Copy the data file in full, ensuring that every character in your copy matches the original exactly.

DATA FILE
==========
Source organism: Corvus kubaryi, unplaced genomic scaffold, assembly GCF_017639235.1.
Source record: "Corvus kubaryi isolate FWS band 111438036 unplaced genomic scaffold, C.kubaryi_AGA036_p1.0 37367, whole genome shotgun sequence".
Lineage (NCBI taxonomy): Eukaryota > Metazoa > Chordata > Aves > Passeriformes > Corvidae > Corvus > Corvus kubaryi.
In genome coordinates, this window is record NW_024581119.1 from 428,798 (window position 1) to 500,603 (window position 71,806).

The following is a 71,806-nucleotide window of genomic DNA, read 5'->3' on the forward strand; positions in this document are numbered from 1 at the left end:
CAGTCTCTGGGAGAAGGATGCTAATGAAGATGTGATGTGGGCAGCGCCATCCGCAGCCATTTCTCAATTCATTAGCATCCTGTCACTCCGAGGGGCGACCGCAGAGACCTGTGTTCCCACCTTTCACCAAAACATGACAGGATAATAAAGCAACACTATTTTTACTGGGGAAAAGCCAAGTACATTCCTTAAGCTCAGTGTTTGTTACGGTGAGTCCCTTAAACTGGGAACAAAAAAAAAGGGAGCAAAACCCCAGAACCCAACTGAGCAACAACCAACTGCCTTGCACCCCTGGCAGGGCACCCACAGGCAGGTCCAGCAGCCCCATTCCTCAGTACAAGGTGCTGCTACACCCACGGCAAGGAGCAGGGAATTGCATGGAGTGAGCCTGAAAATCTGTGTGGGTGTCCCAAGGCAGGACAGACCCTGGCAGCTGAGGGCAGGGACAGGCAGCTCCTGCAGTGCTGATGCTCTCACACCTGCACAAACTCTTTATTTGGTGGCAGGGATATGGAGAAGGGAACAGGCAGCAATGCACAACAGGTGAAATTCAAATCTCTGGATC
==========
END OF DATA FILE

Source organism: Corvus kubaryi, unplaced genomic scaffold, assembly GCF_017639235.1.
Source record: "Corvus kubaryi isolate FWS band 111438036 unplaced genomic scaffold, C.kubaryi_AGA036_p1.0 37367, whole genome shotgun sequence".
Lineage (NCBI taxonomy): Eukaryota > Metazoa > Chordata > Aves > Passeriformes > Corvidae > Corvus > Corvus kubaryi.
In genome coordinates, this window is record NW_024581119.1 from 428,798 (window position 1) to 500,603 (window position 71,806).

The following is a 71,806-nucleotide window of genomic DNA, read 5'->3' on the forward strand; positions in this document are numbered from 1 at the left end:
CAGTCTCTGGGAGAAGGATGCTAATGAAGATGTGATGTGGGCAGCGCCATCCGCAGCCATTTCTCAATTCATTAGCATCCTGTCACTCCGAGGGGCGACCGCAGAGACCTGTGTTCCCACCTTTCACCAAAACATGACAGGATAATAAAGCAACACTATTTTTACTGGGGAAAAGCCAAGTACATTCCTTAAGCTCAGTGTTTGTTACGGTGAGTCCCTTAAACTGGGAACAAAAAAAAAGGGAGCAAAACCCCAGAACCCAACTGAGCAACAACCAACTGCCTTGCACCCCTGGCAGGGCACCCACAGGCAGGTCCAGCAGCCCCATTCCTCAGTACAAGGTGCTGCTACACCCACGGCAAGGAGCAGGGAATTGCATGGAGTGAGCCTGAAAATCTGTGTGGGTGTCCCAAGGCAGGACAGACCCTGGCAGCTGAGGGCAGGGACAGGCAGCTCCTGCAGTGCTGATGCTCTCACACCTGCACAAACTCTTTATTTGGTGGCAGGGATATGGAGAAGGGAACAGGCAGCAATGCACAACAGGTGAAATTCAAATCTCTGGATC